The Accidental Tourist (1988)
★★★ / ★★★★
Macon (William Hurt) and Sarah (Kathleen Turner) lost their young son just a year ago, and both are still very much grieving and unable to move on. Sarah wants a divorce because Macon, a writer of travel guides, is not always home to provide the emotional support she needs. So they can move on together, Macon suggests that they should attempt to have another child. Sarah is appalled by the idea. For her, the only choice is separation.
The most impressive aspect of “The Accidental Tourist,” based on the screenplay by Frank Galati and Lawrence Kasdan, is its ability to hone in on the universal emotion that is grief, mainly from a father’s perspective, and supporting two ideas: there is no right or wrong way to deal with death and grief does not come with an expiration date.
Because the material deals with the subjectivity of emotions, it is wise that, for the most part, we are left to our own devices. We are encouraged to ask why characters think or act the way they do. For instance, I think there is feeling of hopelessness in the marriage because Macon and Sarah believe that they should have already moved on even though it has been only after a year since their child’s death. Although they try very hard to tell themselves that they are or should be past it, they just aren’t. Something is missing.
The film is special because it is brave enough to touch upon the western idea that grief should have a time limit. I may get over a death after two months. You may get over it after five years. It does not make me insensitive; it does not make you hypersensitive. Each of us just tend to process emotions in different ways.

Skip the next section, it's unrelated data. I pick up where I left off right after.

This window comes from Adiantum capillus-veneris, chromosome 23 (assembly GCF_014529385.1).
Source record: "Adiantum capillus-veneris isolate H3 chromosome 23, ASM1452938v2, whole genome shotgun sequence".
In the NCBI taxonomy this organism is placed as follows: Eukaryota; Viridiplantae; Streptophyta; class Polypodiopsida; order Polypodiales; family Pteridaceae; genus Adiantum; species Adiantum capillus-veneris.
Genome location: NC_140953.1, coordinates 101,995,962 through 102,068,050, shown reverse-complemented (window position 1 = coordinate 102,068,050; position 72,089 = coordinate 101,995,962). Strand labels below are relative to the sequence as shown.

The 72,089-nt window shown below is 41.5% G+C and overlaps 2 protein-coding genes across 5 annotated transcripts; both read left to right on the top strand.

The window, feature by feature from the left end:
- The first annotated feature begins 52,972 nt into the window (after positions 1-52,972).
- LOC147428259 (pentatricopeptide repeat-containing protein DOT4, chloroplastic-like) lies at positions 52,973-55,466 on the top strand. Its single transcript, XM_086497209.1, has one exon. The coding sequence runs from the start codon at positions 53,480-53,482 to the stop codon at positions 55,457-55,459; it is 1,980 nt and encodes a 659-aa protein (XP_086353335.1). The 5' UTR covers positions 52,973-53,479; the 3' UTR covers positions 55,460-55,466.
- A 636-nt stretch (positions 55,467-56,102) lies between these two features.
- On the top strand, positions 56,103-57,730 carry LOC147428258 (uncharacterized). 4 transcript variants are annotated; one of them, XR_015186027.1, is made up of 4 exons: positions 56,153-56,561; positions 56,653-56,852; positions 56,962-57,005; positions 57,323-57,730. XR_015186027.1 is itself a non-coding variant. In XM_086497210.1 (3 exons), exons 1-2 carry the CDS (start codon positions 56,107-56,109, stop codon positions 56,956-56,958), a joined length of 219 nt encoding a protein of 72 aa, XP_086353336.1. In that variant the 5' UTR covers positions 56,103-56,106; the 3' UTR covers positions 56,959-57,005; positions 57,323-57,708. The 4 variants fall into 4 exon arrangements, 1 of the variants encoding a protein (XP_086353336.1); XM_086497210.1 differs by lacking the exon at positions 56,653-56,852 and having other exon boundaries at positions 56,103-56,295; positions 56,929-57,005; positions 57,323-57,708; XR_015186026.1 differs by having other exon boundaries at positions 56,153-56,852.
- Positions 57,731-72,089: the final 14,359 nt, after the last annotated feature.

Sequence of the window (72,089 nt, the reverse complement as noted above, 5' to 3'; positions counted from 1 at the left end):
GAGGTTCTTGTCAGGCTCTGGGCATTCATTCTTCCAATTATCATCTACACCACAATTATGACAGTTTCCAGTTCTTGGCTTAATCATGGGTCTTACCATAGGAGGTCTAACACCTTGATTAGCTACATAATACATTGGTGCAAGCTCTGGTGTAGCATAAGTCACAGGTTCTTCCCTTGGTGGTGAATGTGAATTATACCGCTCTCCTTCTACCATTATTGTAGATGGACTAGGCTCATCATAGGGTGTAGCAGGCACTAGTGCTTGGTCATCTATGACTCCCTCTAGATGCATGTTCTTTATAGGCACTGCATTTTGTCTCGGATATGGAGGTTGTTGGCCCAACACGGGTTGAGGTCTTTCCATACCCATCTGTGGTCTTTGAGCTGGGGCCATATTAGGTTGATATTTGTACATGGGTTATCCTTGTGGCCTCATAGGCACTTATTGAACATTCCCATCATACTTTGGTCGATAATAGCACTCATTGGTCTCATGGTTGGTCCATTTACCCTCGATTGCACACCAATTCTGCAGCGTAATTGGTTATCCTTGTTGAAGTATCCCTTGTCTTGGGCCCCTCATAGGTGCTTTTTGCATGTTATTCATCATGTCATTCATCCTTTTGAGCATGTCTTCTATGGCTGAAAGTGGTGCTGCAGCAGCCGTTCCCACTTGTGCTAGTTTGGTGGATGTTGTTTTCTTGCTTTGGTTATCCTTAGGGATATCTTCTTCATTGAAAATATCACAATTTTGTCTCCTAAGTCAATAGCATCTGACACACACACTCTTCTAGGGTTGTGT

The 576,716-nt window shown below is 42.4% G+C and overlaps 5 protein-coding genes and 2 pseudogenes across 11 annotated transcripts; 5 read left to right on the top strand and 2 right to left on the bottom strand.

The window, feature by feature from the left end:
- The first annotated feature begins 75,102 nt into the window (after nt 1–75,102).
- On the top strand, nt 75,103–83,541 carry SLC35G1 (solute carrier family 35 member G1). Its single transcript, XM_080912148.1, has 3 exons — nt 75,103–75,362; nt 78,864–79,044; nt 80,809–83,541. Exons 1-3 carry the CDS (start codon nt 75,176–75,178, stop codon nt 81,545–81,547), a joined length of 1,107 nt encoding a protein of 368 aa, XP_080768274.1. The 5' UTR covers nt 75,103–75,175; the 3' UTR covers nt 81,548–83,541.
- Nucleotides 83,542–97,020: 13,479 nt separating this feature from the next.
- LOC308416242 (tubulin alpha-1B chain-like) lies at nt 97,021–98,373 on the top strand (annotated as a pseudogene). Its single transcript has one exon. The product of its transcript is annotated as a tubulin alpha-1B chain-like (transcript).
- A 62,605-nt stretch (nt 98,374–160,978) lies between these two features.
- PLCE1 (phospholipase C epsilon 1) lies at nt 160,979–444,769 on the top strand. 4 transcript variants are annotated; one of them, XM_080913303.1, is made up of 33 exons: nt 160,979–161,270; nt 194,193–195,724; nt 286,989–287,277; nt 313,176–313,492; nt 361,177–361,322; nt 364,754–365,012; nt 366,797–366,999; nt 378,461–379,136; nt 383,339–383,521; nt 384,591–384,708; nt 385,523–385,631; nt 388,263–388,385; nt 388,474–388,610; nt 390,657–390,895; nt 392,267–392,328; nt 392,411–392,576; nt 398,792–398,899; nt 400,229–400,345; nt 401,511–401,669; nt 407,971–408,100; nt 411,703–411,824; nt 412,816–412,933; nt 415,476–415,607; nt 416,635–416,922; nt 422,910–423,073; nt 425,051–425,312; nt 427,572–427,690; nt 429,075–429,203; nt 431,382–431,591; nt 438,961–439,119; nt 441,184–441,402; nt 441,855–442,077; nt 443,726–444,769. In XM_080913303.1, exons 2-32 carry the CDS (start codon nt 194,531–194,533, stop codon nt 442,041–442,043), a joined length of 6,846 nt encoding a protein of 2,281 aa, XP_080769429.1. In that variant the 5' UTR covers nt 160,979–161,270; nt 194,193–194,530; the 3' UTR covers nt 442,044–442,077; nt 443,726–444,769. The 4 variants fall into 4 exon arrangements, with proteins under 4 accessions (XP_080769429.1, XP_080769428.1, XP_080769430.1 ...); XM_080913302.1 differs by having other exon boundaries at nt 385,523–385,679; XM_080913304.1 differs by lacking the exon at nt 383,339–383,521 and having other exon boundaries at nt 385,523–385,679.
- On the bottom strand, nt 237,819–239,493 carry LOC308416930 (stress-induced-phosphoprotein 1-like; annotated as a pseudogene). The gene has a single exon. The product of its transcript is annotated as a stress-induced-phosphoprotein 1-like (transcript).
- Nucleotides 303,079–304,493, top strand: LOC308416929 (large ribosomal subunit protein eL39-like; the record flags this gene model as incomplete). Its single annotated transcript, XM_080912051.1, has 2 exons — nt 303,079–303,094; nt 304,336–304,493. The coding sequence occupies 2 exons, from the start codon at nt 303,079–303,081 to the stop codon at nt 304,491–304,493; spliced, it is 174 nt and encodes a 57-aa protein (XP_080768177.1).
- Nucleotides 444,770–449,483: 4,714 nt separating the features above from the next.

Unlike Sarah, Macon deals with his sadness by shutting down emotionally, being more reticent and inexpressive. As he jumps from one plane to another, he sits on his chair with a book wide open but we can almost feel him not really reading or processing what his eyes have seen, just staring blankly at the pages, wondering what has gone wrong. We take note that he is an organized man who has grown to fix anything that appears inconvenient. But death is anything but convenient. He feels powerless because he cannot undo or fix a life that has been lost. Hurt plays Macon with searing emotional pain, but a lot of it is hidden underneath by his character’s need to complete his work and responsibilities. It is very sad because he does not seem to be aware that he owes it to himself to feel the magnitude of the situation before he gets a real shot toward acceptance.
Meeting a dog trainer, Muriel (Geena Davis), is critical to his journey. He finds her to be rather odd. She is not afraid to express what she thinks and what she wants. Although she is a stranger, being with her summons feelings of interacting with a great friend who extends a helping hand without ever being asked. There is a warmth to her and Macon is initially–and understandably–repelled by it. After all, when something very hot and something very cold mix, a reaction is usually observed.
There is a great subplot involving Macon, his two brothers (David Ogden Stiers, Ed Begley Jr.) and sister (Amy Wright) living in one roof. All are over forty years of age and still–or recently–single. Perhaps the reason why is because they have grown accustomed to their comfortable routines. Having to break from the usual is inconvenient–there is that word again–and almost unthinkable. When Macon’s publisher, Julian (Bill Pullman), begins to have feelings for Rose, Macon’s sister, the brothers are threatened. They hope that the relationship will not get to the next level simply because they will have to adapt and that requires effort. Macon’s grief and dysfunctional siblings mirror each other in surprising ways.
Based on the novel by Anne Tyler, “The Accidental Tourist,” directed by Lawrence Kasdan, is purposely slow and somber but it has moments of genuine comedy even if the characters do not crack a smile or laugh. We are on the outside looking in. If we can feel their unhappiness so strongly, imagine being in their shoes.